Bootstrapping off of our suckling reflex and its neural machinery, our brain began developing neural representations of various behaviors and objects that our mother helped us to associate with nursing. This broadened our behavioral repertoire, enabling us to take milk from a bottle and then from a cup. At the same time, we began to develop neural network representations of each of the important people in our life and our relationship to them. Eventually, we developed representations about what they liked and disliked; whom they valued and didn’t value; what they knew of their own world and what we thought they knew of ours. On the basis of these representations, we developed increasingly complex “mental theories” of the contents of their minds that enabled us to begin negotiating with them.
At the same time, our brain was creating a customized functional map of the social world. It created representations of the relative positioning of the individuals in our life on various dimensions (who’s better at playing games? Who’ll let me stay up late?), as well as representations of the relationships between these individuals (who’s friends with whom? Who’s angry with whom?). It formed representations that enabled us to guess how the players in our world might behave in different situations and how the consequences of their behavior might affect our life. And it recorded the ongoing changes in our relationships with these players as a function of their history, as well as various market factors (such as the birth of a sibling; death of a grandparent; the achievements, disgraces, and endearments of the players; and so on). With each event the energetic accountancy of our relationships changed, and so did our mental ledger. By the time we left the sheltered “mini-market” of our family for the greater market of elementary school, the complexity of our social representational map was impressive — and it was about to increase by an order of magnitude.
Schoolyard Knocks to Self-Esteem
A comprehensive mental map of our social world — the biological marketplace in our mind — would be of little use if it didn’t contain a virtual representation of our “self.” This self-representation arises from the neural records of our experiences. It guides our passage through the markets of life, informing us about our behavioral strengths and weaknesses and positioning us appropriately. We can look in the mirror and say affirmations all day, but it is the outcomes of our experiences in the world that determine our self-representation and its index of our self-esteem. Self-esteem isn’t simply a characteristic that we try to manipulate in order to feel better; it’s our mind’s estimation of our ability to succeed in specific situations in the future, based on how we did in similar situations in the past. Our level of self-esteem aims us at a negotiating level in the social world where we are likely to meet with success. As adults, it informs us of which employment positions we might have a chance of landing and which potential mates might be interested in us. It prevents us from wasting our time and energy in trying to sell ourselves at too high or low a level. And as children, it influenced our decisions on which of the other kids we might want to approach for friendship and whether we should bother trying out for the school play. It is our agent in the market of life, and it pitches us where it can sell us.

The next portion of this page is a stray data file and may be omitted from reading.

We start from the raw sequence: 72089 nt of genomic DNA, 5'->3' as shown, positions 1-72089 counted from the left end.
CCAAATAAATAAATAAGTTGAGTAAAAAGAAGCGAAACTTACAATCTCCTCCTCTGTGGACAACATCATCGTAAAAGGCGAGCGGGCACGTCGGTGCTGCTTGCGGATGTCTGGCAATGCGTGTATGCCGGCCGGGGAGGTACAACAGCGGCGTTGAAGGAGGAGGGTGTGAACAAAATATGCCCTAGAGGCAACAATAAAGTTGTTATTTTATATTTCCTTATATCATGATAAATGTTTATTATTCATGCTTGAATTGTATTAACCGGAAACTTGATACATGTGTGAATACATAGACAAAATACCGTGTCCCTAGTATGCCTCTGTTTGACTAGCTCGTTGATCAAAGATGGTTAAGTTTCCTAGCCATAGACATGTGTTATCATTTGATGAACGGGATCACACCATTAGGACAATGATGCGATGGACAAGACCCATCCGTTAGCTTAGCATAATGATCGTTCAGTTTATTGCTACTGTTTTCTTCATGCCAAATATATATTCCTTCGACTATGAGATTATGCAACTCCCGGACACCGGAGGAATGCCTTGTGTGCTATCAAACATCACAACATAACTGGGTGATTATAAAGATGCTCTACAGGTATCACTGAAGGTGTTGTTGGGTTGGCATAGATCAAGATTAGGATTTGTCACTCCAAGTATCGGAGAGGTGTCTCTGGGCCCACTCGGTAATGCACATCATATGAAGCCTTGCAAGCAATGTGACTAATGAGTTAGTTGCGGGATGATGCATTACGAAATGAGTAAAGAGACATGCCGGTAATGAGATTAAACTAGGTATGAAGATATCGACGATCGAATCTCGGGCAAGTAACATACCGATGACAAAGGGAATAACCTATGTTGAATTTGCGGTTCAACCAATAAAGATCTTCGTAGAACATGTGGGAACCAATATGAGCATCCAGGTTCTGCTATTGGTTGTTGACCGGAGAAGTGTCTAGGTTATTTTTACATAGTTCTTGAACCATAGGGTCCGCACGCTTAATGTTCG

From the time we were born until the time we entered school, most of us had very good self-esteem because we’d experienced so much positive feedback for our behavior. Of course, we got this feedback from our parents and grandparents — people who stood to benefit if or when our inflated self-esteem ultimately landed us a ranking position in the social world. So we regularly heard things like “You’re so cute!” and “You’re so smart!” and “You’re so (fill in the blank with some positive attribute)!” — and this abundant praise all but drowned out the occasional reprimand from a parent or snide remark from a sibling. But whenever we enter a new market, the value estimations we accrued in the old one are no longer good predictors of our value. So imagine the shock to our systems when we enter the greater biological marketplace of school and find ourselves on a playground full of children who think that they are “the best.” This schoolyard status upset and the competition that usually ensues is the reason why children so often taunt one another. Status in a biological market is a relative measure, and putting down someone else makes us feel that our own status is higher by comparison. Of course, it’s a short-term fix, a low-power strategy that usually backfires. Children soon learn that those who call others names are the ones to be pitied — and avoided as potential cooperators.